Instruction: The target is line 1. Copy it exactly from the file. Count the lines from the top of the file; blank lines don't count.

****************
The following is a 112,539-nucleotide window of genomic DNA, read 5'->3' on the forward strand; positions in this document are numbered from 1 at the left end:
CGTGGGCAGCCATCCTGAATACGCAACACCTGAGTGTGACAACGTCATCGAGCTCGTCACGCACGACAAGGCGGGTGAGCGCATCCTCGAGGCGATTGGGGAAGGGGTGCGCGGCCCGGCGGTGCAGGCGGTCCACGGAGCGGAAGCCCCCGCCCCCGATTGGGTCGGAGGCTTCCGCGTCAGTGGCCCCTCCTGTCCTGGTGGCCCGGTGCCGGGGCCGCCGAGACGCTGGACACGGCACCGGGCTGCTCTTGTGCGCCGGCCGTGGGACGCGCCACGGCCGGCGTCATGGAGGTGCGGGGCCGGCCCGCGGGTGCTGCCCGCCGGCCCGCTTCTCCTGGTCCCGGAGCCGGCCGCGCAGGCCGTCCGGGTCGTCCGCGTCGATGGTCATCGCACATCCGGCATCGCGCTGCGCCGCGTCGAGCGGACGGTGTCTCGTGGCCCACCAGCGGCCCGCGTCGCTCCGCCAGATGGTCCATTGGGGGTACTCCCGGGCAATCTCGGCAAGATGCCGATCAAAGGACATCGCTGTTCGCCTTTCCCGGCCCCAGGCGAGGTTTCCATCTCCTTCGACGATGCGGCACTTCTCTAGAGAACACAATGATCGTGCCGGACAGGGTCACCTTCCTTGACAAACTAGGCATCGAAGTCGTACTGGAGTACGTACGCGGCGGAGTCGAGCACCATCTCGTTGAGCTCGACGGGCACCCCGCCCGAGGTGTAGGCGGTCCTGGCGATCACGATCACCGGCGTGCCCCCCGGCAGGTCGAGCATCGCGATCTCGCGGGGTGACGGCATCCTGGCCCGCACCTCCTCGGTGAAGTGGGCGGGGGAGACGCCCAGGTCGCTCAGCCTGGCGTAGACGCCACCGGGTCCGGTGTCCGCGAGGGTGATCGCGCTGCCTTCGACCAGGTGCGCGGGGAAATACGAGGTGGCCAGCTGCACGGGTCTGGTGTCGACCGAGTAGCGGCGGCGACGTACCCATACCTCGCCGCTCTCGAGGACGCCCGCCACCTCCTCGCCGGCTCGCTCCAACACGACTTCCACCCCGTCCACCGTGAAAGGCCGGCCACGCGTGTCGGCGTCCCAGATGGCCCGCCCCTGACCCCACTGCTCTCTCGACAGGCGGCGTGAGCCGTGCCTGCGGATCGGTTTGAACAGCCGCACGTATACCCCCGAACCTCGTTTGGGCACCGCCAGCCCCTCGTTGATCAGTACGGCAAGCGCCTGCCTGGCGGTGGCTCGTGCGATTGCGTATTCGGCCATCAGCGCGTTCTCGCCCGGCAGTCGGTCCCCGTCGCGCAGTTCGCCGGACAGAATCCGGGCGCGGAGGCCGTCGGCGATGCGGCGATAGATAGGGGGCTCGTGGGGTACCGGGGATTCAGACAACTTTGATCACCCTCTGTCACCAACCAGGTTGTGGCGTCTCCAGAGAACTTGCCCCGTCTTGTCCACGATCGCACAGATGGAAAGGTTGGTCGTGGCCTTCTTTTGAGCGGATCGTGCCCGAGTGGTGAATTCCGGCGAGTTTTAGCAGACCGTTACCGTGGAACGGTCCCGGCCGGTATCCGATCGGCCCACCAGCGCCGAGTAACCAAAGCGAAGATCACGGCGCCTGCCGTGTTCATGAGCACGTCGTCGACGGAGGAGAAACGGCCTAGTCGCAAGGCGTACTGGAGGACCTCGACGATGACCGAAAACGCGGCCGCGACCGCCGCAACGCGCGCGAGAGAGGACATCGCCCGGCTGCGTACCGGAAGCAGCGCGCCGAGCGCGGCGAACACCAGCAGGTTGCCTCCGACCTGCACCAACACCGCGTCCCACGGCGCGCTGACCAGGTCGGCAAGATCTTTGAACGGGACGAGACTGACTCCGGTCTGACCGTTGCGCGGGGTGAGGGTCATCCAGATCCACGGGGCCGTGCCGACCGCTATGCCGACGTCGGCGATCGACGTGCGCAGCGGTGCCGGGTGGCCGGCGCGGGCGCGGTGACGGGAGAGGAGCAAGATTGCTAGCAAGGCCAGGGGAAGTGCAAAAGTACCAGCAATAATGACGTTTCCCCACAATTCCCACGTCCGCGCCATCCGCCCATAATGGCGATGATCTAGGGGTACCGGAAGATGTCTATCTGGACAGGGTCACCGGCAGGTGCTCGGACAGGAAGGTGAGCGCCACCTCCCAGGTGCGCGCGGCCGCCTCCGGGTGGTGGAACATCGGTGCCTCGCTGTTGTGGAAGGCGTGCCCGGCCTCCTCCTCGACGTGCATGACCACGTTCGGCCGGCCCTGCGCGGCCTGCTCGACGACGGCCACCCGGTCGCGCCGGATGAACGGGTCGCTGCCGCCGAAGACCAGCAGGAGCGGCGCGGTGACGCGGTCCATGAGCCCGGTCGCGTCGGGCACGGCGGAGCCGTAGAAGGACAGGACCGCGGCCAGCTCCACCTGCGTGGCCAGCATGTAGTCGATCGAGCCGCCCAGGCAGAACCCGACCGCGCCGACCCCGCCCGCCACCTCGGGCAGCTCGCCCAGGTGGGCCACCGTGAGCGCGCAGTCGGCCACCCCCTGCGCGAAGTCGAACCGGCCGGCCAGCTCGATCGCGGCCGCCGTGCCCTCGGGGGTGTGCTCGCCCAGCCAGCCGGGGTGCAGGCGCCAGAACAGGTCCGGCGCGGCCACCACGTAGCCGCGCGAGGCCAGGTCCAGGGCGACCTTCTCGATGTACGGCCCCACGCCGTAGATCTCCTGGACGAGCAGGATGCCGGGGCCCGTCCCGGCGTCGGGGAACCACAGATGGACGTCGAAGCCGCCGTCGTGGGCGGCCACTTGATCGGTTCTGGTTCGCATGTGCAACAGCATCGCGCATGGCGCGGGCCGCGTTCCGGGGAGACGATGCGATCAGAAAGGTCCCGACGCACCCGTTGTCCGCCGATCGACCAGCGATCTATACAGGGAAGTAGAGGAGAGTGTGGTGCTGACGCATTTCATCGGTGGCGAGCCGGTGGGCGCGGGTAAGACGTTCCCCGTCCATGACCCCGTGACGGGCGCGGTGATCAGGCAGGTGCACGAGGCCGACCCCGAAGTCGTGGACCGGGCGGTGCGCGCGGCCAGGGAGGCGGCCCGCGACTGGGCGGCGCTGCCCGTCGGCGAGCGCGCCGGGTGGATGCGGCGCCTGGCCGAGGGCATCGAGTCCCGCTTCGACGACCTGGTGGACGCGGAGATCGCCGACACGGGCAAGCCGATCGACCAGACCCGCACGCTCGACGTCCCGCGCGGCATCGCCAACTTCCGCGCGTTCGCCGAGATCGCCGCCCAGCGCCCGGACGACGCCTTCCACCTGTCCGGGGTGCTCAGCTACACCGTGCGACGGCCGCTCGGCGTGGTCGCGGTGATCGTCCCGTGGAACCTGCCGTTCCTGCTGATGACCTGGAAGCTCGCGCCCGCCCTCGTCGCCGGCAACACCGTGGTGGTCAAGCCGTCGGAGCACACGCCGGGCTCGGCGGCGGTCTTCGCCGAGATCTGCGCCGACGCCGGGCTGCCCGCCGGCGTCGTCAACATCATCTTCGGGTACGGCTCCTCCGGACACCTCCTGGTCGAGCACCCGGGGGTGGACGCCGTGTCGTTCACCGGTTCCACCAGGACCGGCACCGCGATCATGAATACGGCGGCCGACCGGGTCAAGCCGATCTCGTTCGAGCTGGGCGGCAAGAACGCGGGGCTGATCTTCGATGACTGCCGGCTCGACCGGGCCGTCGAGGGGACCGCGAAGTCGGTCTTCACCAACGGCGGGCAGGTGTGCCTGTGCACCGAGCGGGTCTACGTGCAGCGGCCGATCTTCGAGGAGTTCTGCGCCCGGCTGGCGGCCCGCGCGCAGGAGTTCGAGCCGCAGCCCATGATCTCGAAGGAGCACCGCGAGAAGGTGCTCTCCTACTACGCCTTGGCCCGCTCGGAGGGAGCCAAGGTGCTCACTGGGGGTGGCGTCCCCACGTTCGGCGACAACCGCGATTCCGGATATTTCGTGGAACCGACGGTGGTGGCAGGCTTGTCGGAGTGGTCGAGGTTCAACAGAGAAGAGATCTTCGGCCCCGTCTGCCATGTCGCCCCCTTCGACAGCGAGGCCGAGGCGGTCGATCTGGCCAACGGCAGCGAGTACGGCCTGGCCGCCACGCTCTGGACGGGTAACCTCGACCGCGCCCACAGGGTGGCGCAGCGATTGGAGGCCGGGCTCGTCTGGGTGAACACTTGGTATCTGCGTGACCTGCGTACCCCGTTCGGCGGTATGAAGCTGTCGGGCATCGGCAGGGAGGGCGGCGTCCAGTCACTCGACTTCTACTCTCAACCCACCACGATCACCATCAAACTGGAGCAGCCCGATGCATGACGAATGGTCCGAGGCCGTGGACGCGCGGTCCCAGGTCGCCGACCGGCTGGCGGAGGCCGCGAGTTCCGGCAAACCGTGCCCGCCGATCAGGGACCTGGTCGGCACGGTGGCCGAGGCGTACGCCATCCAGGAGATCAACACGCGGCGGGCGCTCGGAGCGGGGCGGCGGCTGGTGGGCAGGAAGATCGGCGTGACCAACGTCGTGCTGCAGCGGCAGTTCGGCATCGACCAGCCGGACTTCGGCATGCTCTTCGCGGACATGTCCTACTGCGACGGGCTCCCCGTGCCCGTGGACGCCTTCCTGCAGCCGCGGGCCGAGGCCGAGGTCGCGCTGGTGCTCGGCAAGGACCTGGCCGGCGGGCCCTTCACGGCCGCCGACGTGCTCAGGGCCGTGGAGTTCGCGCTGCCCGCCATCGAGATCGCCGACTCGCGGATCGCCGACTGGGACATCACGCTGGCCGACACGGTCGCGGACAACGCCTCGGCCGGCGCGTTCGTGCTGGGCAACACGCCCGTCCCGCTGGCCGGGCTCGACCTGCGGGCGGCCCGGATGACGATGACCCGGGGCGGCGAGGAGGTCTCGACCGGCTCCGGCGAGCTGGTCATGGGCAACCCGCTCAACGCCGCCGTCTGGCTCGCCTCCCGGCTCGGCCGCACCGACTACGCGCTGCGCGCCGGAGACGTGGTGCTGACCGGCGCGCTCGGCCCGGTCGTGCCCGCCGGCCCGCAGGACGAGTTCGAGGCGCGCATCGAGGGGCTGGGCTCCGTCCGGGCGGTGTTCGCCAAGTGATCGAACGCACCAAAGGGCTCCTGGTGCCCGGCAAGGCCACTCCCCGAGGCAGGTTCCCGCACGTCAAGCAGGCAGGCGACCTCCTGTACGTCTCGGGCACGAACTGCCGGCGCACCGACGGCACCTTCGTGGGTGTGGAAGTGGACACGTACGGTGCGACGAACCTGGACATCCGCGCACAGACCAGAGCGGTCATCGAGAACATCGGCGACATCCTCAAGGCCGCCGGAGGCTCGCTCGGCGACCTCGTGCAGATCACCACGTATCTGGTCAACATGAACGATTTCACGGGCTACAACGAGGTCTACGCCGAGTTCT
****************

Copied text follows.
The following is a 112,539-nucleotide window of genomic DNA, read 5'->3' on the forward strand; positions in this document are numbered from 1 at the left end: